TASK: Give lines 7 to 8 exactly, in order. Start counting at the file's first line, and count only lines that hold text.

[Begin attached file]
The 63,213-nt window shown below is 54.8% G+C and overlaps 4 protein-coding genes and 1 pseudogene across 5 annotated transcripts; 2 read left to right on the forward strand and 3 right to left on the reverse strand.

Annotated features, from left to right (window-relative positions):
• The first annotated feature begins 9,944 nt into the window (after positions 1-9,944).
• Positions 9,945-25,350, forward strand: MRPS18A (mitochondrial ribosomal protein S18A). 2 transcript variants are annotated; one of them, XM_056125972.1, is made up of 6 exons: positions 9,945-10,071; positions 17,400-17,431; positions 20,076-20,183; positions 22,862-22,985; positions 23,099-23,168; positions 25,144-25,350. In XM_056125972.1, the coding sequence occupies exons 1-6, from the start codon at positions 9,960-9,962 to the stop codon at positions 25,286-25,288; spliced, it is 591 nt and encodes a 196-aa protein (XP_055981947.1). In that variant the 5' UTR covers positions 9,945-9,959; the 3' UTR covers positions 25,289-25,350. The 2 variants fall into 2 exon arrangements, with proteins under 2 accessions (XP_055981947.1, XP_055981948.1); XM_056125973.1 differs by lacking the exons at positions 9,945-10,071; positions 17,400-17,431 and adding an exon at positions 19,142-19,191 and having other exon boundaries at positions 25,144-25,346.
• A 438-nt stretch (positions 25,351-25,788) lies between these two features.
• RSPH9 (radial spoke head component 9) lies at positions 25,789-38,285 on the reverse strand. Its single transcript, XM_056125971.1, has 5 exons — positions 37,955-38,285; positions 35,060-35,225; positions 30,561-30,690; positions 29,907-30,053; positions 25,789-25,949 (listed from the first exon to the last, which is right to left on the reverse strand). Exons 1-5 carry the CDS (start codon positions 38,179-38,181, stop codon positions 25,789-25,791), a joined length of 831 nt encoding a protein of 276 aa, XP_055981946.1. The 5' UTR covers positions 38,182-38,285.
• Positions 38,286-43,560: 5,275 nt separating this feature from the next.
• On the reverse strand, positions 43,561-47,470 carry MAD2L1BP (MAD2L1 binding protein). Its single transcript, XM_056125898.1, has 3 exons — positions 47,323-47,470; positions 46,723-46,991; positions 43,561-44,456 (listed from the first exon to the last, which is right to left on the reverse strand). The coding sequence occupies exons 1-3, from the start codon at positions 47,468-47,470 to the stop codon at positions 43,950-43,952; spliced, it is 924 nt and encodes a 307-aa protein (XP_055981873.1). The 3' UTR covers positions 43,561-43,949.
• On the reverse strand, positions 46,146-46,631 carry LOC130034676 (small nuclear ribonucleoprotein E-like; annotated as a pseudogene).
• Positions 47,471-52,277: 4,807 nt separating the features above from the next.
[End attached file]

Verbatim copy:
• Positions 38,286-43,560: 5,275 nt separating this feature from the next.
• On the reverse strand, positions 43,561-47,470 carry MAD2L1BP (MAD2L1 binding protein). Its single transcript, XM_056125898.1, has 3 exons — positions 47,323-47,470; positions 46,723-46,991; positions 43,561-44,456 (listed from the first exon to the last, which is right to left on the reverse strand). The coding sequence occupies exons 1-3, from the start codon at positions 47,468-47,470 to the stop codon at positions 43,950-43,952; spliced, it is 924 nt and encodes a 307-aa protein (XP_055981873.1). The 3' UTR covers positions 43,561-43,949.